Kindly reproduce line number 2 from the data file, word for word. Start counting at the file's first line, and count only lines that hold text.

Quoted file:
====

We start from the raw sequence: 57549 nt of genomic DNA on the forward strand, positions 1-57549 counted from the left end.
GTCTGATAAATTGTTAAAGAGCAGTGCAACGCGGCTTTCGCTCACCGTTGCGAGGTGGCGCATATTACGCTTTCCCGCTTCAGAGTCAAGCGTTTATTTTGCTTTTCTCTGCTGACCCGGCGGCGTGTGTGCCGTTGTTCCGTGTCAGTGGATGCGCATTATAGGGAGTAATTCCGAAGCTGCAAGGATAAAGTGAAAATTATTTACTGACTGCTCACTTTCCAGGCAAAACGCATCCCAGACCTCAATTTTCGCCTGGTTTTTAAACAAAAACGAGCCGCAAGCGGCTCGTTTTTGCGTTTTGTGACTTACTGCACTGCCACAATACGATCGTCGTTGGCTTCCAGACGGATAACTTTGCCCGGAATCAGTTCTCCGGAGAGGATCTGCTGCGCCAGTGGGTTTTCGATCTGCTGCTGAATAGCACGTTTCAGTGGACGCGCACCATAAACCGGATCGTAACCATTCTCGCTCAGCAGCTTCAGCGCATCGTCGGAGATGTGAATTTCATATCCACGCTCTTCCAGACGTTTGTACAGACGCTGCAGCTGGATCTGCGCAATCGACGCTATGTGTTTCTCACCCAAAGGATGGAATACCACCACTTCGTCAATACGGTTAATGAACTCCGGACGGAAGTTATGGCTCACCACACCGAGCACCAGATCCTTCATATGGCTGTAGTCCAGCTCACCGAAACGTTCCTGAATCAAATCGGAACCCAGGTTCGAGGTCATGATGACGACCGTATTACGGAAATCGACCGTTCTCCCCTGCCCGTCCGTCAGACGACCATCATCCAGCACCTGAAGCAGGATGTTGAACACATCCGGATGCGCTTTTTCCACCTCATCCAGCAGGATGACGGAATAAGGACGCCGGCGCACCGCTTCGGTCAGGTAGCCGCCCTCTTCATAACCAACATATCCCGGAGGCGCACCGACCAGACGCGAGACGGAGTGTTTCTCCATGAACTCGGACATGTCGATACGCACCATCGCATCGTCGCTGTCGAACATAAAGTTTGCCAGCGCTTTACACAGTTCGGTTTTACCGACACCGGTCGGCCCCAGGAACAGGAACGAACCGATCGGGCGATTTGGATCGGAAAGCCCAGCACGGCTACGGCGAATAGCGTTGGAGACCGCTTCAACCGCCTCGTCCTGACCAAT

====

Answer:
GTCTGATAAATTGTTAAAGAGCAGTGCAACGCGGCTTTCGCTCACCGTTGCGAGGTGGCGCATATTACGCTTTCCCGCTTCAGAGTCAAGCGTTTATTTTGCTTTTCTCTGCTGACCCGGCGGCGTGTGTGCCGTTGTTCCGTGTCAGTGGATGCGCATTATAGGGAGTAATTCCGAAGCTGCAAGGATAAAGTGAAAATTATTTACTGACTGCTCACTTTCCAGGCAAAACGCATCCCAGACCTCAATTTTCGCCTGGTTTTTAAACAAAAACGAGCCGCAAGCGGCTCGTTTTTGCGTTTTGTGACTTACTGCACTGCCACAATACGATCGTCGTTGGCTTCCAGACGGATAACTTTGCCCGGAATCAGTTCTCCGGAGAGGATCTGCTGCGCCAGTGGGTTTTCGATCTGCTGCTGAATAGCACGTTTCAGTGGACGCGCACCATAAACCGGATCGTAACCATTCTCGCTCAGCAGCTTCAGCGCATCGTCGGAGATGTGAATTTCATATCCACGCTCTTCCAGACGTTTGTACAGACGCTGCAGCTGGATCTGCGCAATCGACGCTATGTGTTTCTCACCCAAAGGATGGAATACCACCACTTCGTCAATACGGTTAATGAACTCCGGACGGAAGTTATGGCTCACCACACCGAGCACCAGATCCTTCATATGGCTGTAGTCCAGCTCACCGAAACGTTCCTGAATCAAATCGGAACCCAGGTTCGAGGTCATGATGACGACCGTATTACGGAAATCGACCGTTCTCCCCTGCCCGTCCGTCAGACGACCATCATCCAGCACCTGAAGCAGGATGTTGAACACATCCGGATGCGCTTTTTCCACCTCATCCAGCAGGATGACGGAATAAGGACGCCGGCGCACCGCTTCGGTCAGGTAGCCGCCCTCTTCATAACCAACATATCCCGGAGGCGCACCGACCAGACGCGAGACGGAGTGTTTCTCCATGAACTCGGACATGTCGATACGCACCATCGCATCGTCGCTGTCGAACATAAAGTTTGCCAGCGCTTTACACAGTTCGGTTTTACCGACACCGGTCGGCCCCAGGAACAGGAACGAACCGATCGGGCGATTTGGATCGGAAAGCCCAGCACGGCTACGGCGAATAGCGTTGGAGACCGCTTCAACCGCCTCGTCCTGACCAAT